Last Words

Last Words

 

A dear old man I know died last week. One of life’s true saints, the world is a little poorer for his loss.

I’ve lost too many precious Elders from my life lately. Keith – a dear old friend who always knew when life was not going well for me and would greet me with a “let’s talk” at just the right moment. Dennis – my grief already well documented in this blog here and here. And now Jock – who always showed me what being a ‘Man (or Woman) of God’ was really about in the face of evidence to the contrary.

My life has been truly blessed for knowing them.

The common words used to describe Jock at his funeral today were the same I would have chosen. Compassion, humour, humility.

Funerals always make me think about what people might say about me when I’m gone. That sounds self-absorbed but I think it is not unusual to consider your own mortality in the face of grief. And today I had time to reflect, once again, on what the epitaph of my life may be.

In my most whimsical moments, I imagine someone reading an excerpt from one of my books or playing a song from one of my albums. I imagine stories of adventure, endurance or sacrifice or the time I was awarded Mother of the Year.

Realistically, what would I want people to say about me after I’m gone?

“She was a good person.”

No tales of derring-do or international fame. I’d just like to be remembered as a good person.

It is what influences my decisions in life and the reason I take mistakes so hard, particularly those mistakes that cause hurt to other people. Any choice of action that results in me not being the kind of person I want to be becomes a regret held forever.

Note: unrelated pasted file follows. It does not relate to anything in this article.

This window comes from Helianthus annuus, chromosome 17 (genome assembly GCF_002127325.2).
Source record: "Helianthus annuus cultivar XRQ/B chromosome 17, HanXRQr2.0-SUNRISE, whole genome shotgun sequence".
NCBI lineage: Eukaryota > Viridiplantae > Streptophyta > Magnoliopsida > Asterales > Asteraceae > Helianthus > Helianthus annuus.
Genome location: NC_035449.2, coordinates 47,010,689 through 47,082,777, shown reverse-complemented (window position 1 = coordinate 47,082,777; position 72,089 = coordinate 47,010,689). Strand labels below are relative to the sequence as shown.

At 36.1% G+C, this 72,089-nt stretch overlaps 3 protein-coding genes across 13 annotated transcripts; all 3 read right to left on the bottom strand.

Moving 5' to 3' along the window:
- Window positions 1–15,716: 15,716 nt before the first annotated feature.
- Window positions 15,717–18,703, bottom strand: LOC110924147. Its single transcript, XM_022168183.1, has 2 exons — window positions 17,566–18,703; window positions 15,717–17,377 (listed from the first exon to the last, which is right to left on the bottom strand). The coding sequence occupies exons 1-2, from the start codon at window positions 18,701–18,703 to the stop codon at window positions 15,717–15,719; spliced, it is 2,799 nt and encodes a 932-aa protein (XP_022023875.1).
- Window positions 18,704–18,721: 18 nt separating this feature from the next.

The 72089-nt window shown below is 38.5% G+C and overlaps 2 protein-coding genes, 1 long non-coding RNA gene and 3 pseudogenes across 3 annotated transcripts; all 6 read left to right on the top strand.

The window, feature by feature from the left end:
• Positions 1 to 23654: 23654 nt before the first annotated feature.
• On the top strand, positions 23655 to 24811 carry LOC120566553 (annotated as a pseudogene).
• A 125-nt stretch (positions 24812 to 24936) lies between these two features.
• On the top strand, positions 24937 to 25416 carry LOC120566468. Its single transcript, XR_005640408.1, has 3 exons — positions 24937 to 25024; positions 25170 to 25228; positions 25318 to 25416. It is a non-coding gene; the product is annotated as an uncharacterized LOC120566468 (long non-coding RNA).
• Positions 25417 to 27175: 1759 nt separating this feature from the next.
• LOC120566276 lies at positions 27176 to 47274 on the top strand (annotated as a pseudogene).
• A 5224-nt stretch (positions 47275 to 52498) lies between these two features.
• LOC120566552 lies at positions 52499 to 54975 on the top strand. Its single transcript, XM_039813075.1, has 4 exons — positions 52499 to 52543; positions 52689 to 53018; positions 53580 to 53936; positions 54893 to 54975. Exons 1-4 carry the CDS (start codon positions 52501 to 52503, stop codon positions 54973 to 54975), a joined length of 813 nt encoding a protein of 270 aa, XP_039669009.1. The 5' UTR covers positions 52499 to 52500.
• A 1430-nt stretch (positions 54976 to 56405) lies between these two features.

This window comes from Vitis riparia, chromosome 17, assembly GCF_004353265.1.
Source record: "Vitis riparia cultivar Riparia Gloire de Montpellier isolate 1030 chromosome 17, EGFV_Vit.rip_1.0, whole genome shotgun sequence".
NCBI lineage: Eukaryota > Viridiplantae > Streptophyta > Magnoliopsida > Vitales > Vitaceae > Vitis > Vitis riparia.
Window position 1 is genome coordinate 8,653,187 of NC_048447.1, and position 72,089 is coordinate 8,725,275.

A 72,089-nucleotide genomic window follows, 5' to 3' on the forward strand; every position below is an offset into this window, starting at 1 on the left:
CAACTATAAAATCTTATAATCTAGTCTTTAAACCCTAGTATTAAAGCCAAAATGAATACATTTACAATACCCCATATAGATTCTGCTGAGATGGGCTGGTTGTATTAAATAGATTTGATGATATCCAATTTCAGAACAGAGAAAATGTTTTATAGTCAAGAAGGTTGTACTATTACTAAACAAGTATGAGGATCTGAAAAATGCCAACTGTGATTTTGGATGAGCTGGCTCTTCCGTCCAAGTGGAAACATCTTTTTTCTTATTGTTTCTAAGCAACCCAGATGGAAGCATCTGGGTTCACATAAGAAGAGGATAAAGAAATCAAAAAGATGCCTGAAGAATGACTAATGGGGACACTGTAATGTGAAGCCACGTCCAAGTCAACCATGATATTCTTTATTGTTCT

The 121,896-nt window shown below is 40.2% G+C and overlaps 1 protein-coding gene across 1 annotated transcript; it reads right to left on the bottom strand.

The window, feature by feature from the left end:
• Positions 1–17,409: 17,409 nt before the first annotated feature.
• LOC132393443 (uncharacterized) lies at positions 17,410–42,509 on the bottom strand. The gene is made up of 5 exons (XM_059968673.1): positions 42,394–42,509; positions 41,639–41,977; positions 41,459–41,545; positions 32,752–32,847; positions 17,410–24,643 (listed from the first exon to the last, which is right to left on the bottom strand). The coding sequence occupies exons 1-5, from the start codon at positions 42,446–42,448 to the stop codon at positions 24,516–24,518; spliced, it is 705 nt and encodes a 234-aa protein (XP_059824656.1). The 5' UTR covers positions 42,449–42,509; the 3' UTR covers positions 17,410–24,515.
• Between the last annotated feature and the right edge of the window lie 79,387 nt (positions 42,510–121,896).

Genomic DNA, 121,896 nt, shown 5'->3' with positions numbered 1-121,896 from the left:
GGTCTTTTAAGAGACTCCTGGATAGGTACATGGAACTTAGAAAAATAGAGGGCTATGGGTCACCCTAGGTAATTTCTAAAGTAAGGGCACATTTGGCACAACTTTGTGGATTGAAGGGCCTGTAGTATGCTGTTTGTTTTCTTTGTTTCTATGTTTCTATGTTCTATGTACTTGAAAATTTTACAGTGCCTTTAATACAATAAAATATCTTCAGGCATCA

But it drives me and gives me a reason to do better tomorrow. It is an ideal for which I can strive. I will inevitably fail on occasion – I am, after all, human – but I do not think it is unattainable and so I do the best I can each day. Day after day. Until the day people hopefully say:

“She was a good person.”

What would people say about you? What would you like them to say? I’d love you to share in the comments.

 

 

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16 thoughts on “Last Words

  1. Life is lived in the tension between the opposites. It is better to have lived than to have merely existed. All we can do is try ‘to be a good person’, whatever it means. The rest is none of our business. (Paraphrasing the end part of the CT Resolve.) You authentically ‘live’ the life you are given.

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    • And in living, we will make mistakes and that has to be accepted. All we can do is accept the mistake, learn from it, and do better. As you say, better to live authentically than merely exist through fear of getting it wrong.

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  2. I don’t think it’s self-absorbed. I sort of think that’s what funerals are for, in a way; to make us face mortality and the need to get it as right as we can while we’re alive. Dying isn’t the tragedy – it’s to die without living first. Seems to me you’re doing a pretty good job of living. .

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  3. This was beautiful–simply beautiful. I am so sorry for your loss. I would hope to be known as a good wife, mother, and friend. As one who put others before myself. What a challenge. Thank you for sharing this. It truly touched me deeply.

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  4. It’s hard to lose someone who has made such a big impression on your life. You hope that you can live up to the kindness/wisdom that they displayed with seemingly little effort.

    I agree with MJ @ bikerchick … your post implies that your heart is already in the right place, and therefore your words and actions can’t help but follow 🙂

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